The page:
Department for Work and Pensions (DWP) boss Amber Rudd has received an open letter. It’s a stark reminder that, for many, Universal Credit is a no-win situation.
The DWP: universal chaos
The campaign group BENEFITS NEWS has written an open letter to Rudd. In it, the group details its concerns over Universal Credit. The DWP’s flagship benefit, which combines six means-tested payments, has been dogged by controversy. From a damning National Audit Office report to its links with increased foodbank use and rent arrears, the benefit has been in chaos.
Recently, the work and pensions secretary has made quite a few changes to the rollout of the benefit – even losing a court case on 11 January. But, as the Canary previously reported, these piecemeal changes have done little to really alter anything. Now, BENEFITS NEWS has issued Rudd with a timely reminder that, for many, Universal Credit could put them in an impossible situation.
The letter reads:
We wish you to take seriously our strong concerns re. Universal Credit and the very sick, incapacitated and disabled people who cannot work at all, but also who cannot comply with Universal Credit requirements due to the various medical/mental health conditions they are suffering with.
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You appear to keep omitting this.
The group tweeted a shortened version:
OPEN LETTER TO @AmberRuddHR @DWP @dwppressoffice
Copying in to – @CommonsWorkPen @frankfieldteam , @heidiallen75 @Meg_HillierMP of @CommonsPAC @NAOorguk @Deven_Ghelani and @NeilCouling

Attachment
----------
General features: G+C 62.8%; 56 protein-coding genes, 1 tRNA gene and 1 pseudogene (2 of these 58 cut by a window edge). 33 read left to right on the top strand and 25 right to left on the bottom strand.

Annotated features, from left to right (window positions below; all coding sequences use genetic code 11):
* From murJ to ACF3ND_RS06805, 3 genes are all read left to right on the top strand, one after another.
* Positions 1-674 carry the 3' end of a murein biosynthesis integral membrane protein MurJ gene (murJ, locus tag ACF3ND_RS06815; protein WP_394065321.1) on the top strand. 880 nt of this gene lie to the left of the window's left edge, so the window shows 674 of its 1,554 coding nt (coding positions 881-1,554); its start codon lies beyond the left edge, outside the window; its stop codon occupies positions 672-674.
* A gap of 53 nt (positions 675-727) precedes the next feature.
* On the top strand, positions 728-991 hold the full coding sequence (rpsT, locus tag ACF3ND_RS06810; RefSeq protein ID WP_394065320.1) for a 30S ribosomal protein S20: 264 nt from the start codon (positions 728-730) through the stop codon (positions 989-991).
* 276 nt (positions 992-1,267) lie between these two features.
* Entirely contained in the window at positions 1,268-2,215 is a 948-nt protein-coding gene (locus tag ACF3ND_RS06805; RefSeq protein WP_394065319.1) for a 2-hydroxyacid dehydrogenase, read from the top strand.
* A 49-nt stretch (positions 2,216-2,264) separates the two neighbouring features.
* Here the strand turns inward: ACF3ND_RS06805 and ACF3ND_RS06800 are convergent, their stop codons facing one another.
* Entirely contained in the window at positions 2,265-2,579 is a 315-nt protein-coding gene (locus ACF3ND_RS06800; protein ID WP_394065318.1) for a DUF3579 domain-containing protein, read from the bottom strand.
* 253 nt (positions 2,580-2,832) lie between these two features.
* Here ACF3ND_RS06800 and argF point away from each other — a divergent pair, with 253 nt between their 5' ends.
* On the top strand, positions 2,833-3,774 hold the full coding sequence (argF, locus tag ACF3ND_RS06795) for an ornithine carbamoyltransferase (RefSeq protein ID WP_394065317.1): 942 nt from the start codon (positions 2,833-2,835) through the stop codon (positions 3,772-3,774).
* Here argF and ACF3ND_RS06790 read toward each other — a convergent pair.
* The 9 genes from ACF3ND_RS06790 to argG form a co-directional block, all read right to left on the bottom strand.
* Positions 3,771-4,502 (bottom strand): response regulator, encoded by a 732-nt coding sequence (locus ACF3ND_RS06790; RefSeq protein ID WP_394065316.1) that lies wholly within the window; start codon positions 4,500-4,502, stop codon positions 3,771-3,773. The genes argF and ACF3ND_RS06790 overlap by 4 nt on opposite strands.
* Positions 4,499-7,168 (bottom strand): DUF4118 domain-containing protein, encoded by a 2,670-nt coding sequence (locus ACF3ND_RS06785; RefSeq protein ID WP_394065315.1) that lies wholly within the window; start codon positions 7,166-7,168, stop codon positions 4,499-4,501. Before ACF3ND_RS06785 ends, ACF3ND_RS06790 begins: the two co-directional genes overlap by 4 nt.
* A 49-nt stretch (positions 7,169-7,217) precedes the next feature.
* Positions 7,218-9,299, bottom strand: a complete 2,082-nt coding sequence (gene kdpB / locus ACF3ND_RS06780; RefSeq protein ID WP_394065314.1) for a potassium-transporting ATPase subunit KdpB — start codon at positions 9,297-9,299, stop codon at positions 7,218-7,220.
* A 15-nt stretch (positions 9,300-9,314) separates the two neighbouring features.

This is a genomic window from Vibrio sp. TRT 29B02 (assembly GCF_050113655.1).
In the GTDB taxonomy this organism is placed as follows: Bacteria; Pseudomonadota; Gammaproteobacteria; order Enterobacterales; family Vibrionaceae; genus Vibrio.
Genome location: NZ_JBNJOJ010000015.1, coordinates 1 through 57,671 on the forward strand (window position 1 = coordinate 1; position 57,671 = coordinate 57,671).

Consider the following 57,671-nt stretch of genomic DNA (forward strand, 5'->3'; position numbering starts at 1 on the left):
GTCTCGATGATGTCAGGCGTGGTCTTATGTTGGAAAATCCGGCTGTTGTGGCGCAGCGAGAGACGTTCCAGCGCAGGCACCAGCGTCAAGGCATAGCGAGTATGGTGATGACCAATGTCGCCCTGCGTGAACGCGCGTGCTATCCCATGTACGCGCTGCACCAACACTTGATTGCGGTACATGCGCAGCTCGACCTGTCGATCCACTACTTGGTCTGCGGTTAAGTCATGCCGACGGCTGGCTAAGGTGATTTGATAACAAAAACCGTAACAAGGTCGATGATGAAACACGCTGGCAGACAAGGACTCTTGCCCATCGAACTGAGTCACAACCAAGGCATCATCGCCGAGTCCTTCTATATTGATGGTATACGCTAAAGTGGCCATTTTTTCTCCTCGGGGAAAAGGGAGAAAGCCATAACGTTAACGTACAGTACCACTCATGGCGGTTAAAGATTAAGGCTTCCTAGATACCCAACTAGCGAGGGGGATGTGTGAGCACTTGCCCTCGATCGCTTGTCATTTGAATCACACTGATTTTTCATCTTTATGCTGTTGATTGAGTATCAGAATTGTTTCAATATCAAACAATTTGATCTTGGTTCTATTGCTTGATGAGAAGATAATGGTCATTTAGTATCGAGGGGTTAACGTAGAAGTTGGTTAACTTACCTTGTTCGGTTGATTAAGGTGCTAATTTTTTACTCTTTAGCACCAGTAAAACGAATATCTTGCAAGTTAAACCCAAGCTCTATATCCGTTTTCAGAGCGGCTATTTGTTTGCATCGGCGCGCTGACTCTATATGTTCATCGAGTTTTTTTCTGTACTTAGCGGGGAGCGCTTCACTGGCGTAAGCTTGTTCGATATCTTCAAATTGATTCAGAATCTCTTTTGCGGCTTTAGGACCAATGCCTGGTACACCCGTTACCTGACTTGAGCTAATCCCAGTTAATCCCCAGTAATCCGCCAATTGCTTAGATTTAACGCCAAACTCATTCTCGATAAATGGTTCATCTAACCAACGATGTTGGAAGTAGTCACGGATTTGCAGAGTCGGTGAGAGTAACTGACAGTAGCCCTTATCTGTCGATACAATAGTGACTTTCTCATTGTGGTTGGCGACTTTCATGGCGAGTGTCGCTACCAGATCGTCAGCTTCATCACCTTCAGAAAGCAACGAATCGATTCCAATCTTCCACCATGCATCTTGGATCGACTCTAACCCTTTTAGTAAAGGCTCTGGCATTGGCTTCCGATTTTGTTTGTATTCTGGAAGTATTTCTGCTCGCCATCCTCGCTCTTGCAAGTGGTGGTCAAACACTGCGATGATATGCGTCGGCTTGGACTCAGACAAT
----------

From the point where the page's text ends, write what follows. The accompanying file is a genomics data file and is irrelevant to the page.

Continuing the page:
cc @MGreenwoodWW @Debbie_abrahams @IanLaveryMP @The_SSAC @IanDiamond11 @Chris_Goulden pic.twitter.com/vz1nsAK6Pc
— BENEFITS NEWS (@BENEFITS_NEWS) January 18, 2019
Under Universal Credit, the DWP will deem some sick and disabled people as being ready to move towards work. This means they will have to do some work preparation activity. Meanwhile, those the DWP says are too sick or disabled to work will still have to have an assessment.
BENEFITS NEWS noted that some people can’t have work coaches or assessors come into their homes due to their mental health conditions. For example, people living with social anxiety may struggle with this.
The group also highlighted that some people find tech or computers difficult. You have to apply for Universal Credit online. But this is a ridiculous situation. In 2017, 21% of disabled people didn’t have home internet access. They would have had to go into a DWP office. This could be challenging for numerous reasons, not least if they live with agoraphobia, for example.
“Harassment and discrimination”
BENEFITS NEWS explained to the Canary why it wrote the letter:
There are too many variants of physical and mental health conditions that interlink. So for the large numbers of ESA claimants or any new sick or disabled claimants… it should never have been a case of implying any could comply with Universal Credit, work coaches, Jobcentres. They should all be exempt from the draconian policy and process,. These are designed to get people into work. It should be a simple case, even to people with no medical training.
e deem it harassment and discrimination. This of course follows all that has been found to date, regarding this government’s poor treatment of sick and disabled, especially by UN.
How does Rudd think these people feel, to know their incapacity is being ignored? Many of these claimants worked hard, fo
r years, to the point they couldn’t any longer as their conditions render [them] unable to work. Many sick and disabled people just want to be left alone. But the DWP should award them the monies they need to live on, without the harassment.
People often forget the DWP’s most basic faults – especially when Universal Credit is in constant chaos. BENEFITS NEWS’s letter is a reminder that for all Rudd’s changes, her department is still effectively questioning people’s illnesses and impairments. That basic lack of trust between the DWP and the claimants hasn’t gone away.
Read the full letter:
- Follow BENEFITS NEWS on Twitter.
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